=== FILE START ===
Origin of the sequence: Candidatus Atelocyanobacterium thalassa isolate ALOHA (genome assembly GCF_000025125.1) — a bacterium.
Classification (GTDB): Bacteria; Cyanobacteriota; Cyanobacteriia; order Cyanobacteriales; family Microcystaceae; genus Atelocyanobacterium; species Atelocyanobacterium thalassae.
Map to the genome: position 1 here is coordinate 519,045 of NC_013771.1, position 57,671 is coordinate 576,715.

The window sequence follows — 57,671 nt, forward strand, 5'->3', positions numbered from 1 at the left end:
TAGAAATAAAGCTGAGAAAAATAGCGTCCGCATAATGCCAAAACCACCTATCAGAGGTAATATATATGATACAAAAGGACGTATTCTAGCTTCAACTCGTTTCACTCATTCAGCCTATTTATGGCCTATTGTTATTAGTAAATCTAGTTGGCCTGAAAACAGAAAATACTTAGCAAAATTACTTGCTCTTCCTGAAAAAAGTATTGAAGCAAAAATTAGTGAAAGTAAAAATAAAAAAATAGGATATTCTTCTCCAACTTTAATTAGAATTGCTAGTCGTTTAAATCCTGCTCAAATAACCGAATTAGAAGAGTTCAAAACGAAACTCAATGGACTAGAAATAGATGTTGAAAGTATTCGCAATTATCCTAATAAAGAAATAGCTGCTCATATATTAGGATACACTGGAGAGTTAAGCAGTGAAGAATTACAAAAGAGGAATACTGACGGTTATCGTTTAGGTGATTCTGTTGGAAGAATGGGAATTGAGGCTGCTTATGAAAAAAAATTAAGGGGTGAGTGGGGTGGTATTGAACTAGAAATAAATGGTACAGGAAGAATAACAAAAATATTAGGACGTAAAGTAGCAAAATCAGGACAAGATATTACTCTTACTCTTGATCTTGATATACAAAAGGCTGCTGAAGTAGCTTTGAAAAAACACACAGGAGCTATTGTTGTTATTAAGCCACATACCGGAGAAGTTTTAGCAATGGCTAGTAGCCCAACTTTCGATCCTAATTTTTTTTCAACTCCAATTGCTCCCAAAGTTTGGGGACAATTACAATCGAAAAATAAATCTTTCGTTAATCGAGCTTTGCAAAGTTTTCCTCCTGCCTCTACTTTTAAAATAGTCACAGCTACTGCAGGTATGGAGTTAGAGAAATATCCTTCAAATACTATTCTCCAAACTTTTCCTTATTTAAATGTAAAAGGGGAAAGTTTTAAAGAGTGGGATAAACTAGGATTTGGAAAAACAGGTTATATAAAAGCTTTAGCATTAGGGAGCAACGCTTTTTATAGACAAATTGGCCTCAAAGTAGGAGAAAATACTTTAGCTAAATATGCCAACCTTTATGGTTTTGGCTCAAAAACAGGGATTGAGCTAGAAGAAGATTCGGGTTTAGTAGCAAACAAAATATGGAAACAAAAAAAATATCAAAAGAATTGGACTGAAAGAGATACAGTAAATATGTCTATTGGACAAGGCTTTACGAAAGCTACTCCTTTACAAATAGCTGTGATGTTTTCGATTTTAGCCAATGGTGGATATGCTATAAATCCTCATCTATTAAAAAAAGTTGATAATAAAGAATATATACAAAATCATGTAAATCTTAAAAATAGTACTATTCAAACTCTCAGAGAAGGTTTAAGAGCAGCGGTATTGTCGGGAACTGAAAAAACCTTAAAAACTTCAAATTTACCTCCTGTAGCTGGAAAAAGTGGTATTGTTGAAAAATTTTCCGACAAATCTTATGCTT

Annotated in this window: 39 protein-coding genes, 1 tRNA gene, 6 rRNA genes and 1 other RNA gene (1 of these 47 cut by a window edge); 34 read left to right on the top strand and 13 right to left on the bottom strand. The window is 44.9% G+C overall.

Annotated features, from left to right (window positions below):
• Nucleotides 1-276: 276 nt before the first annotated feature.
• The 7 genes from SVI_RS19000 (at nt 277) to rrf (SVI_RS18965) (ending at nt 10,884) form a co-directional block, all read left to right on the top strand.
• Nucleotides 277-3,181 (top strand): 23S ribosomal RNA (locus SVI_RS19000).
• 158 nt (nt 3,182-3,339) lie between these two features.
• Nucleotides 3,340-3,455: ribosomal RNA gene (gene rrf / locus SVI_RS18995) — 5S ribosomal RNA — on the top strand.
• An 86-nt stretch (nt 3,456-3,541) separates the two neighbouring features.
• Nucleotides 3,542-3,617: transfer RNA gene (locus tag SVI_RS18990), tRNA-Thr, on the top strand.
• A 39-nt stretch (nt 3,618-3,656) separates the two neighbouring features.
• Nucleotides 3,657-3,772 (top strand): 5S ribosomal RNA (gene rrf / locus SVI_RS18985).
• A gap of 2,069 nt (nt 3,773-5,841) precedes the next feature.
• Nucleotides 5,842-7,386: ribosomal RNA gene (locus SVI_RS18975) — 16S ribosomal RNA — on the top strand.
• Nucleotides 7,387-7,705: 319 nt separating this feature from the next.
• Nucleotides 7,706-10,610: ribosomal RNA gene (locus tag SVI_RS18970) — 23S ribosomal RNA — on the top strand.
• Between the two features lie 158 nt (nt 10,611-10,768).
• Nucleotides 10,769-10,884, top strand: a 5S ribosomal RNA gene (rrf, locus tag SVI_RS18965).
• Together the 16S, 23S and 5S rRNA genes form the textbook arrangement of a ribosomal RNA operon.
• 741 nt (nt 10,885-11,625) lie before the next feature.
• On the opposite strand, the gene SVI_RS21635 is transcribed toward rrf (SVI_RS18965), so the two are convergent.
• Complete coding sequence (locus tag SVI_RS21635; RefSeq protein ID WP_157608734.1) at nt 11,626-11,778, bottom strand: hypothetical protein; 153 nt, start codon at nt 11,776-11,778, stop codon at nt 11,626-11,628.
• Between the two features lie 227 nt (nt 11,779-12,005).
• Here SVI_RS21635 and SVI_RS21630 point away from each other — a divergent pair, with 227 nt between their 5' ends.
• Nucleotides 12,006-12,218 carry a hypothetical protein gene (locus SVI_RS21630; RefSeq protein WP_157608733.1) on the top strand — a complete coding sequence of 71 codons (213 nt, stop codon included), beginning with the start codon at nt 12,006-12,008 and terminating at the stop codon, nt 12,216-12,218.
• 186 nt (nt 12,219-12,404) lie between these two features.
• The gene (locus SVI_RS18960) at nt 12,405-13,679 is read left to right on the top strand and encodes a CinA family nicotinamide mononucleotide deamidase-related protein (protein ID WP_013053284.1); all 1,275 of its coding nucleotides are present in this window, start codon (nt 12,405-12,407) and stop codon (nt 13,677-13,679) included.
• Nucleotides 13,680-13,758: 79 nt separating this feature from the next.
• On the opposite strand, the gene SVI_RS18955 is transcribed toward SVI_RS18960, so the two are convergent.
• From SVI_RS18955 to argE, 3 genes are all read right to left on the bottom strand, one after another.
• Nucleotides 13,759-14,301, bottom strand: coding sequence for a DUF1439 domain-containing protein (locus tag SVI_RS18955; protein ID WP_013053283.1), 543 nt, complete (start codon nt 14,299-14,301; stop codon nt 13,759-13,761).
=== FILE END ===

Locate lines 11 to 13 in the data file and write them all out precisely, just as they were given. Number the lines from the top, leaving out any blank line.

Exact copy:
• 158 nt (nt 3,182-3,339) lie between these two features.
• Nucleotides 3,340-3,455: ribosomal RNA gene (gene rrf / locus SVI_RS18995) — 5S ribosomal RNA — on the top strand.
• An 86-nt stretch (nt 3,456-3,541) separates the two neighbouring features.